Reef Fish Responses to Climate Change

Reef Fish Responses to Climate Change

Project Animal(s) : Reef Fish
Project Category : Fish
Project Region : Asia
Project Type : Research
Project URL :
Project is timebound? : No

The role of fish communities in mediating reef resilience has long being recognized. Top predators are often ecosystem keystones and their removal can lead to a range of flow-on consequences as the complex network of interactions they maintain unravel. Their loss has been associated with declines of coral and the inability of reefs to recover from occasional disturbances. Additionally, herbivore fish communities are also critical, playing much more direct roles in controlling algal growth in the aftermath of major bleaching events. We have been tracking how fish communities respond to catastrophic coral die-offs in the Lakshadweep since 1998. After the mass bleaching event of 1998, the worst affected reefs saw a major loss of fish species including top predators and coral feeding specialists. In contrast, herbivore fish quickly dominated the community helping maintain reefs relatively free of algae and facilitating a rapid recovery of coral in many reefs. Critically, the reefs of the Lakshadweep, were, until recently not heavily fished, a significant component of the native resilience of this archipelago.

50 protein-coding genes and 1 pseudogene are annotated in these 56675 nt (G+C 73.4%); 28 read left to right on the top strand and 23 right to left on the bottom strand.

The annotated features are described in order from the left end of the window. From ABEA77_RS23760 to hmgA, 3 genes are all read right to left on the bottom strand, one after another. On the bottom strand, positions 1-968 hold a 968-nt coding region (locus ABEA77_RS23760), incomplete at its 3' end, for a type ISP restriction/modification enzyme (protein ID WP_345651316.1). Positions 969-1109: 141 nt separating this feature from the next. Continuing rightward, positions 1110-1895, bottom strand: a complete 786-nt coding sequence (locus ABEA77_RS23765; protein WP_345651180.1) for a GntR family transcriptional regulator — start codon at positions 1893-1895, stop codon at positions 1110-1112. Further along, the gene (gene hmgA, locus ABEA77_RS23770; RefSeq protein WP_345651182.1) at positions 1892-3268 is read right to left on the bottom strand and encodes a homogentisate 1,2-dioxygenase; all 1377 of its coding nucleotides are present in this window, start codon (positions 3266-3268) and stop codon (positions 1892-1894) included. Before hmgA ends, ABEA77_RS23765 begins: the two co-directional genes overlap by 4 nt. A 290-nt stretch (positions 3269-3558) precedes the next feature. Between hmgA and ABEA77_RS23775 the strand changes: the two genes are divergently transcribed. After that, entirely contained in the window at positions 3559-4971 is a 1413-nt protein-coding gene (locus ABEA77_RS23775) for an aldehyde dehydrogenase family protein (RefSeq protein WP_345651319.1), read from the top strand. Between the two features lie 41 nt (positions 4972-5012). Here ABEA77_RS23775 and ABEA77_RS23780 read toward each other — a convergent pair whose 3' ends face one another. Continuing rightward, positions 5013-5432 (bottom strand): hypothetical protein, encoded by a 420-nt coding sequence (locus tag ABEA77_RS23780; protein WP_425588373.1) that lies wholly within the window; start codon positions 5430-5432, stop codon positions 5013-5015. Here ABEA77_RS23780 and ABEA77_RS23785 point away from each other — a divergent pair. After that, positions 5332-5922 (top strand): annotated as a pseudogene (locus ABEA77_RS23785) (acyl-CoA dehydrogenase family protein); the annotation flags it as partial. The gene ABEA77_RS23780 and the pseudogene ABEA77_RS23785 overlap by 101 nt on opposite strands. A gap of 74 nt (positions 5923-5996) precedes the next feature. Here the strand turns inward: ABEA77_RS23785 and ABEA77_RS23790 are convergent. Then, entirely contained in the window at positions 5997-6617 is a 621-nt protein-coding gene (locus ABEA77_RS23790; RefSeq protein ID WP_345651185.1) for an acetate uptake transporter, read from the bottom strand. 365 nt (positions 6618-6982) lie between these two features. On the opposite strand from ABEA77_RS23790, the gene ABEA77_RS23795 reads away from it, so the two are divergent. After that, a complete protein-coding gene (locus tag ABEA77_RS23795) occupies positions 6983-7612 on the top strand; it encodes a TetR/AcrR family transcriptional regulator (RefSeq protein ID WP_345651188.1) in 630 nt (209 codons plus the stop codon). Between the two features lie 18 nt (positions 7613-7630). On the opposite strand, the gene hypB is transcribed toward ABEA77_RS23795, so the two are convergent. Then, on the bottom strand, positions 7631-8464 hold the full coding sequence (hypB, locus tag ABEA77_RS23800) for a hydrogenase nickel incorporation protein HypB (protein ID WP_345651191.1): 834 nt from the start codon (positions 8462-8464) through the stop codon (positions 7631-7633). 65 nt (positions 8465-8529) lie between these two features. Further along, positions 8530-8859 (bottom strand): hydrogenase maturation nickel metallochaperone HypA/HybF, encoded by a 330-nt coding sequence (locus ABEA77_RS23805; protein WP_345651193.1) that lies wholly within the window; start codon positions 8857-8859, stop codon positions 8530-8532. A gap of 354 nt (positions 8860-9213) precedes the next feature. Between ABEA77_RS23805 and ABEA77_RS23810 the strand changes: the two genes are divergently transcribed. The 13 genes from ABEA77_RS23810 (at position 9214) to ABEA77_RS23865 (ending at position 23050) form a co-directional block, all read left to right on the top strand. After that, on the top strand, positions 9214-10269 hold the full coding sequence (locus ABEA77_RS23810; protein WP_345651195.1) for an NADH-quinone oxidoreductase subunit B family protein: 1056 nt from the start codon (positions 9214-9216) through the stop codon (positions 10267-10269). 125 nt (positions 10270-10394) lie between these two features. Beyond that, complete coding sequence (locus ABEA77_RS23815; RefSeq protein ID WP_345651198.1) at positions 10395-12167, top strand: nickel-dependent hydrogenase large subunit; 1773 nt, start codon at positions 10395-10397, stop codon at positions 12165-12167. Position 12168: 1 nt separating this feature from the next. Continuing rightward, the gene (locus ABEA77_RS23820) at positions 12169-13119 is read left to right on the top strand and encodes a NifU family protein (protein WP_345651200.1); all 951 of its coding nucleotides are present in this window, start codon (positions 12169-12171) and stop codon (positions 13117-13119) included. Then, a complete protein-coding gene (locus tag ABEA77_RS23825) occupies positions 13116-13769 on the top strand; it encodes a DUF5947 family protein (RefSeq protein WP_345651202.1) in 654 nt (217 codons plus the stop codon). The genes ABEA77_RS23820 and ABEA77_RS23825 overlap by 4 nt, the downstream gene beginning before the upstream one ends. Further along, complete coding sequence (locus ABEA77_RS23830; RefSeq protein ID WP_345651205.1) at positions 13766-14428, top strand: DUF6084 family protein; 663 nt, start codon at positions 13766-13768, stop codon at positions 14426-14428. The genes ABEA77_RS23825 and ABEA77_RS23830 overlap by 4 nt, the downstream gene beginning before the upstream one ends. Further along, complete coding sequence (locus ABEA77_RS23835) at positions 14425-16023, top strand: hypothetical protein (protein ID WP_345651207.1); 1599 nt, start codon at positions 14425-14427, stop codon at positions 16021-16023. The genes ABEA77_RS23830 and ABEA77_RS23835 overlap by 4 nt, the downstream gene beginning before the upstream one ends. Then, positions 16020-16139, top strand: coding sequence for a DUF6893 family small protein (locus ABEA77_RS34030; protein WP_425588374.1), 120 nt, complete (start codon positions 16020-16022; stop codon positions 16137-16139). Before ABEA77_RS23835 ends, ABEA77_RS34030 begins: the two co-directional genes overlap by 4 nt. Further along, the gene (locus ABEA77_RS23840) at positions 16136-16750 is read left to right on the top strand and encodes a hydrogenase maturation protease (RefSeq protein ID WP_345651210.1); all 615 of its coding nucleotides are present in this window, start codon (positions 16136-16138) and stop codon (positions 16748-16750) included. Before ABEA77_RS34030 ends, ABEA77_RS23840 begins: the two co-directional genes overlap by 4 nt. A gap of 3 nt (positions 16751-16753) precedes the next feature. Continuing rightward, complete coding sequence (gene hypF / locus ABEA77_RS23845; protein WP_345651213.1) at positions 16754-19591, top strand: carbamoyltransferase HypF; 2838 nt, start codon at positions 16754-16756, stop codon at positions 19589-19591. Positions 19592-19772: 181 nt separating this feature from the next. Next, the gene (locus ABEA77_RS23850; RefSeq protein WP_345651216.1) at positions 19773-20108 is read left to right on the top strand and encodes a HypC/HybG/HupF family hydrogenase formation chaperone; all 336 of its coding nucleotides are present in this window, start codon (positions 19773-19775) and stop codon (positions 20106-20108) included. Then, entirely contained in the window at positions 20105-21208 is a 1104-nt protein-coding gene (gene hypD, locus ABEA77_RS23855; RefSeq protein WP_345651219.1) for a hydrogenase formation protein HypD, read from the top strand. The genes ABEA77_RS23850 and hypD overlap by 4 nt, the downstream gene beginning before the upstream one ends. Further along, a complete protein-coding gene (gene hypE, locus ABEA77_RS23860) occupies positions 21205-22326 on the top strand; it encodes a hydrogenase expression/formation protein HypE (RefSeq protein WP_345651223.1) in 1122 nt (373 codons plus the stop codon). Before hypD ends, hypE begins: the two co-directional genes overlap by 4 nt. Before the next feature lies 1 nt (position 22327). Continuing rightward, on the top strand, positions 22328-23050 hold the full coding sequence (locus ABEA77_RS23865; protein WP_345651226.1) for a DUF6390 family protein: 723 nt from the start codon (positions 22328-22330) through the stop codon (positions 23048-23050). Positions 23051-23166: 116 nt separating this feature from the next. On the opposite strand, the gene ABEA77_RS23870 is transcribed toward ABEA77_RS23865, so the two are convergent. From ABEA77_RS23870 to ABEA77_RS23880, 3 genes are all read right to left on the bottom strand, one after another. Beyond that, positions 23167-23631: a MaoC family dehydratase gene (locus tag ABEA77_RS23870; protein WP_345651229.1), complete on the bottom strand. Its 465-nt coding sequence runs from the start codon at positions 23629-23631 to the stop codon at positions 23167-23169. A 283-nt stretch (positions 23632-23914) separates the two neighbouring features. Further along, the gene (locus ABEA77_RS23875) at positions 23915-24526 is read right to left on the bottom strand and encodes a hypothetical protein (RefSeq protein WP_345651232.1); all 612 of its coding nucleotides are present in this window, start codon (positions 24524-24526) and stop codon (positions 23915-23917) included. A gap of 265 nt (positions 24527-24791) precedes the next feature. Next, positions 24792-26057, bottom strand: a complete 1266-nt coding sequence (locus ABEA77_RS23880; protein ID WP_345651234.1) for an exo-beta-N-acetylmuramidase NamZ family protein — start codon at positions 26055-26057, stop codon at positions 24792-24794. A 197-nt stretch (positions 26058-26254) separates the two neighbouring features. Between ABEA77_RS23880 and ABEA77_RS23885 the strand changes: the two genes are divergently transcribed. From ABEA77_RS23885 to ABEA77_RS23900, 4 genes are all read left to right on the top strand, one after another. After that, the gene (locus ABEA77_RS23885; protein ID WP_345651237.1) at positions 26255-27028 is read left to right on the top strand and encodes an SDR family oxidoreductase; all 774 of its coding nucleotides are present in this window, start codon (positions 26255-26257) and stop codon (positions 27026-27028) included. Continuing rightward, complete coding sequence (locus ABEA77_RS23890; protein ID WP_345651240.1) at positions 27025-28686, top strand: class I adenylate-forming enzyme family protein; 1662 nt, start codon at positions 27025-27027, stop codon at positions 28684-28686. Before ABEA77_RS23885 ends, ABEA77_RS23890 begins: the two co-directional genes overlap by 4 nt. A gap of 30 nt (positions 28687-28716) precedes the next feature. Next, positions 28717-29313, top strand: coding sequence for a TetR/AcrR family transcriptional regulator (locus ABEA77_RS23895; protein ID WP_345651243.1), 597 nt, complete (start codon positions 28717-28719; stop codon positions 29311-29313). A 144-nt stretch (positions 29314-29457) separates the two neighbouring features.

Project Agency : Nature Conservation Foundation

Project Researcher : Rohan Arthur

Project Researcher Contact :